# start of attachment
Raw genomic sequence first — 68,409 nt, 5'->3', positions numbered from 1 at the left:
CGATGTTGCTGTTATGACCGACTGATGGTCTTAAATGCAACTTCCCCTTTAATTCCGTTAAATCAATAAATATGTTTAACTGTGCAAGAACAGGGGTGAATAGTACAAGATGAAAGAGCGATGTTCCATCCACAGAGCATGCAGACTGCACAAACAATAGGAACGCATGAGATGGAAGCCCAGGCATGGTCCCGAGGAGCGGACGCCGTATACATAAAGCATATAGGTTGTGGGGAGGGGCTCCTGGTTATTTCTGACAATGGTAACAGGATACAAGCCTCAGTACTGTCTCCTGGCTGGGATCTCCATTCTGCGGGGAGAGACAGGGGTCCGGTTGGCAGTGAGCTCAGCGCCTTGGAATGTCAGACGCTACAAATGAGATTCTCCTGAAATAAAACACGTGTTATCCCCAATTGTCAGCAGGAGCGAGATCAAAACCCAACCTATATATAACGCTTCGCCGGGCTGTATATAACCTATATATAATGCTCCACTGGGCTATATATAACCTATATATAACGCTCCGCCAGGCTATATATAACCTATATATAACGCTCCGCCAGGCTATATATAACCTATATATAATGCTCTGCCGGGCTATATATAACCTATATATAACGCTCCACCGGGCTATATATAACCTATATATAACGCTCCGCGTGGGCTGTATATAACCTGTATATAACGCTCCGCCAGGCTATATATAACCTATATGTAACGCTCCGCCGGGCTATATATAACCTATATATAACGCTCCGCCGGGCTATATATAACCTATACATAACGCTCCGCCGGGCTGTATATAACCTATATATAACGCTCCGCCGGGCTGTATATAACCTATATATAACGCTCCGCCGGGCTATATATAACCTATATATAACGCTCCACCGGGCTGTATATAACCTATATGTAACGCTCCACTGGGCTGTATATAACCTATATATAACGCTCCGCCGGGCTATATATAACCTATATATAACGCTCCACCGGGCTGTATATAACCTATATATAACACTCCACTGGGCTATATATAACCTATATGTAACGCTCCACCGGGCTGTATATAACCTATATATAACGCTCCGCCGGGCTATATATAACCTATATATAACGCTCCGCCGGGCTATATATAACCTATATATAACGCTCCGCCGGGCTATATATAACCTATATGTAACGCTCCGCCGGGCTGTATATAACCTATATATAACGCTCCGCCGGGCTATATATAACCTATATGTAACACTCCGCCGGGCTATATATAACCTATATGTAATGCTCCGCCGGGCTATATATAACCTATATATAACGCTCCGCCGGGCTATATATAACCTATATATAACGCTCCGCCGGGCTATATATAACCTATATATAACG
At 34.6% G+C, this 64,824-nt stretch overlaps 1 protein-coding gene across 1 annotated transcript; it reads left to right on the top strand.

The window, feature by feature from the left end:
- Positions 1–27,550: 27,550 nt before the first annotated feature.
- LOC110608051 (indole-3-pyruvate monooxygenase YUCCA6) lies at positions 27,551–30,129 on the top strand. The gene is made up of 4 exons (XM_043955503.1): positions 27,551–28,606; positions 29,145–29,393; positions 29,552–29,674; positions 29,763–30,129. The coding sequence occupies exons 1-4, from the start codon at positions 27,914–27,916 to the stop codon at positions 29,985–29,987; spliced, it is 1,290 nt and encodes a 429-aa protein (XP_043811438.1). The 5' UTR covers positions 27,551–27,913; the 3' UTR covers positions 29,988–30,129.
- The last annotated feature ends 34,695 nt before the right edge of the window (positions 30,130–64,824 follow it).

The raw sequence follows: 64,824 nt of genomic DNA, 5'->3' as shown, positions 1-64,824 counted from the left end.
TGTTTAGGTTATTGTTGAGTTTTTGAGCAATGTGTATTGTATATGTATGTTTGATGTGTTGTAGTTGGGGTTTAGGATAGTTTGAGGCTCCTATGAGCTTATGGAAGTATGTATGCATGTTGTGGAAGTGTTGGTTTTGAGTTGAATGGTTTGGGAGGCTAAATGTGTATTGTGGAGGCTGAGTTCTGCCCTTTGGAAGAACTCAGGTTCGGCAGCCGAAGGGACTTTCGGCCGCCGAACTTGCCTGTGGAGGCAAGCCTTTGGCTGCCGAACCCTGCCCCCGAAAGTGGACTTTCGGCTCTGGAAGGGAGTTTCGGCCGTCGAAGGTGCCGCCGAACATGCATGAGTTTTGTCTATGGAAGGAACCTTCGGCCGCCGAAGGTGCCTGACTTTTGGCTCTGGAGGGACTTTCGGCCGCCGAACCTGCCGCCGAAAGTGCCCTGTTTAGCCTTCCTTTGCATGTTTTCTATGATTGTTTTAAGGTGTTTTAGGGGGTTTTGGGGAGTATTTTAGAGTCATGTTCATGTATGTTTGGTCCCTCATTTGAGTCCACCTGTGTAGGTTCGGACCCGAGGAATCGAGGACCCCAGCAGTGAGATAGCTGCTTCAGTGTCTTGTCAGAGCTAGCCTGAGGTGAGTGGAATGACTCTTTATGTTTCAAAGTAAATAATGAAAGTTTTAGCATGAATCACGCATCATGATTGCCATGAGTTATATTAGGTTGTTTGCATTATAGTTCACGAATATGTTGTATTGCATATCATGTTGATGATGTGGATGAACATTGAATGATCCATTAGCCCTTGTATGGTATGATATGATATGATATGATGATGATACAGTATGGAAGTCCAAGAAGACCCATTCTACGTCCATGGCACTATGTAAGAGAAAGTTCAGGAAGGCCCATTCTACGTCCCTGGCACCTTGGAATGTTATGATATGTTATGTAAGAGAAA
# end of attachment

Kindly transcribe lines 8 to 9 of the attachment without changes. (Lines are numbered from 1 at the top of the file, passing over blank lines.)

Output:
The raw sequence follows: 64,824 nt of genomic DNA, 5'->3' as shown, positions 1-64,824 counted from the left end.
TGTTTAGGTTATTGTTGAGTTTTTGAGCAATGTGTATTGTATATGTATGTTTGATGTGTTGTAGTTGGGGTTTAGGATAGTTTGAGGCTCCTATGAGCTTATGGAAGTATGTATGCATGTTGTGGAAGTGTTGGTTTTGAGTTGAATGGTTTGGGAGGCTAAATGTGTATTGTGGAGGCTGAGTTCTGCCCTTTGGAAGAACTCAGGTTCGGCAGCCGAAGGGACTTTCGGCCGCCGAACTTGCCTGTGGAGGCAAGCCTTTGGCTGCCGAACCCTGCCCCCGAAAGTGGACTTTCGGCTCTGGAAGGGAGTTTCGGCCGTCGAAGGTGCCGCCGAACATGCATGAGTTTTGTCTATGGAAGGAACCTTCGGCCGCCGAAGGTGCCTGACTTTTGGCTCTGGAGGGACTTTCGGCCGCCGAACCTGCCGCCGAAAGTGCCCTGTTTAGCCTTCCTTTGCATGTTTTCTATGATTGTTTTAAGGTGTTTTAGGGGGTTTTGGGGAGTATTTTAGAGTCATGTTCATGTATGTTTGGTCCCTCATTTGAGTCCACCTGTGTAGGTTCGGACCCGAGGAATCGAGGACCCCAGCAGTGAGATAGCTGCTTCAGTGTCTTGTCAGAGCTAGCCTGAGGTGAGTGGAATGACTCTTTATGTTTCAAAGTAAATAATGAAAGTTTTAGCATGAATCACGCATCATGATTGCCATGAGTTATATTAGGTTGTTTGCATTATAGTTCACGAATATGTTGTATTGCATATCATGTTGATGATGTGGATGAACATTGAATGATCCATTAGCCCTTGTATGGTATGATATGATATGATATGATGATGATACAGTATGGAAGTCCAAGAAGACCCATTCTACGTCCATGGCACTATGTAAGAGAAAGTTCAGGAAGGCCCATTCTACGTCCCTGGCACCTTGGAATGTTATGATATGTTATGTAAGAGAAA